I disagree with Surya Lama’s views expressed through “People’s man” (Letters, THT, Nov. 22) that a leader chosen by the people has the right to kill innocent civilians. The Maoists have not only been involved in killings but also in abductions, torture, forcible recruitment and other brutal acts. How can these deeds be justified? Is Prachanda above the law? Before jumping to conclusions we should bear in mind that the people’s support for him is yet to be ascertained. I have no doubt that the Maoists can work for the country’s progress but their past deeds will haunt Nepalis for some time to come. Would Lama have backed the Maoists had he been a victim of brutality himself?
Neeraj Roy, via e-mail
The Comprehensive Peace Treaty (CPT) signed on November 21 ends a decade-old insurgency. The political parties this time around have demonstrated statesmanship in their efforts to build a new Nepal. This has raised new hopes after the huge loss of life and property over the past decade. The people expect to enjoy the fruits of good governance, including equal rights and opportunities for every Nepali. The political leaders need to display similar wisdom in future. Then the Nepalis would be really proud of their political leaders. But, no time should be lost in holding the constituent assembly elections on schedule and making a new constitution. Delay could lead to the hatching of conspiracy against democracy.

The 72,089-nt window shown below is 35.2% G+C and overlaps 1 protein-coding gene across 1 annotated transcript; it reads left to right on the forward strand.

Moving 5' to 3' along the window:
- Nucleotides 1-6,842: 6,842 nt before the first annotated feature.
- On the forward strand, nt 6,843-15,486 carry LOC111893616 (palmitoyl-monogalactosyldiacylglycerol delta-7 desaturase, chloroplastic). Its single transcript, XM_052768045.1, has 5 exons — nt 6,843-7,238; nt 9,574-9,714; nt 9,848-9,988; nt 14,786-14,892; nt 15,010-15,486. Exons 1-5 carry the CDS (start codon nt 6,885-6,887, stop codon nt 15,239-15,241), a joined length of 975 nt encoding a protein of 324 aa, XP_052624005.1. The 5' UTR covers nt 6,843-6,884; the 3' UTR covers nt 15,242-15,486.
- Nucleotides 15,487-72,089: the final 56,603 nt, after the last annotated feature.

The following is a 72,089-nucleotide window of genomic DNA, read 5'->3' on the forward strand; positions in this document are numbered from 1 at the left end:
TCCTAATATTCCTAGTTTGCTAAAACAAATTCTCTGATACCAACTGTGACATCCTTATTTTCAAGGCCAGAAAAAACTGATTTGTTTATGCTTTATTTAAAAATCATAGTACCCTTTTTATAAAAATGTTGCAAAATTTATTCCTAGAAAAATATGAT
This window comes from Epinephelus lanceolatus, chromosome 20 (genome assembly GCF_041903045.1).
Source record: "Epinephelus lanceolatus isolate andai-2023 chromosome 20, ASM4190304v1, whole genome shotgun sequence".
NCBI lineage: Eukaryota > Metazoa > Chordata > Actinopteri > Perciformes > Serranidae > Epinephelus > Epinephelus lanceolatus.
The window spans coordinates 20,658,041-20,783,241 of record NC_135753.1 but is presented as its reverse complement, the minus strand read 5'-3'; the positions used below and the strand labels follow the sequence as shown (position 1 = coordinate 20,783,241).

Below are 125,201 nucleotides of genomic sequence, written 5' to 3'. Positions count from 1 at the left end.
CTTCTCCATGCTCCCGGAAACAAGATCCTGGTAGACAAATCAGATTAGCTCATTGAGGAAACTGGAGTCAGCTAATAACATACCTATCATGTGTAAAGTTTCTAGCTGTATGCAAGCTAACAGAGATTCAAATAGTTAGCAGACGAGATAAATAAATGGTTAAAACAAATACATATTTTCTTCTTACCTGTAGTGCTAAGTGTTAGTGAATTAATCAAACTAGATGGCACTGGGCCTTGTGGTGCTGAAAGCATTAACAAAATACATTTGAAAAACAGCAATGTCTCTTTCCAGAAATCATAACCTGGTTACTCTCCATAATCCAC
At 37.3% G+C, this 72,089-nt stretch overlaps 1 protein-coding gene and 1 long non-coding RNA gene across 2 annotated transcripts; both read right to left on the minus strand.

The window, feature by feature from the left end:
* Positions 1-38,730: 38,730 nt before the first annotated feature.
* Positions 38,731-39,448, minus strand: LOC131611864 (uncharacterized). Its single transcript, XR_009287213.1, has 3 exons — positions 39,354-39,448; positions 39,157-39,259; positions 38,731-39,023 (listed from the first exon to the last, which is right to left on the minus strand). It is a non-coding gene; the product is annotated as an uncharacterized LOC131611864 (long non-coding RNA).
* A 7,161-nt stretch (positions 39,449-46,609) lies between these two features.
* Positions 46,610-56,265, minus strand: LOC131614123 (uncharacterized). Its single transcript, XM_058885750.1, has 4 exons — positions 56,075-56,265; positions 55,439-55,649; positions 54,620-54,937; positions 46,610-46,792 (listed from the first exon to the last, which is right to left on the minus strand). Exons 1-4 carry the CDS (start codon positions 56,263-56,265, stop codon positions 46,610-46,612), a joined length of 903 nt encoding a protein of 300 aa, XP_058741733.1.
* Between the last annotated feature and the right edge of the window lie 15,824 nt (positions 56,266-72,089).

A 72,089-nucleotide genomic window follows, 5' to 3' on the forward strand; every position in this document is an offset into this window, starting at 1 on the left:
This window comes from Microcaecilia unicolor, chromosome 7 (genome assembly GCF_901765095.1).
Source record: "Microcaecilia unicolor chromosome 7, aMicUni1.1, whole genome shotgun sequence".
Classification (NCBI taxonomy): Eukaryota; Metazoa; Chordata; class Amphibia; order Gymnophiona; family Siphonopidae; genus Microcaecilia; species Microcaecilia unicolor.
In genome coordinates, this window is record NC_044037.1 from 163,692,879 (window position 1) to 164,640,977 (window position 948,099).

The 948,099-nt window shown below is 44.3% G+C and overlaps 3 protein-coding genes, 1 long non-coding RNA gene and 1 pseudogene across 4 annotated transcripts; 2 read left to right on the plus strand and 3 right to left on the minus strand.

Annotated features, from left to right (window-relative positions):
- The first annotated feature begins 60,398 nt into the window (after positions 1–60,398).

Anita Dong, via e-mail
Tuesday brought a new hope. The CPT is, as the grand old man of Nepali politics G P Koirala put it, a great example of national determination unmatched in the world. I was much impressed by Prachanda’s impassioned speech following the signing ceremony. Indeed, the treaty marks people’s victory over evil powers who had held peace hostage. The Western countries that had doubted the Maoist intent have been compelled to give Prachanda a nod of appreciation for his role in restoring peace.
Shiva Neupane, Golphutar, Kathmandu
The authorities have not made any efforts to curb traffic chaos and pollution in Ring Road areas, with public vehicles stopping wherever they like and heavy vehicles bellowing smoke. he outer Ring Road project is unlikely to come to fruition. But this plan must not stand in the way of the duty of imroving inner Ring Road. A better management of the traffic on Ring Road will contribute to lightening the traffic problems inside the Valley. Dividers should be installed, roads widened and the movement of heavy vehicles checked during peak hours. The violators should be punished. Imposing fines on the rule-breakers alone would generate enough funds to improve the condition of Ring Road. Gradually, we can convert Ring Road into a pollution — and congestion-free Green Road. Furthermore, it should be renamed Loktantra Road to remind future generations that it was where the unprecedented people’s uprising took place.
Asheem Sharma, Clean Energy Financial Institution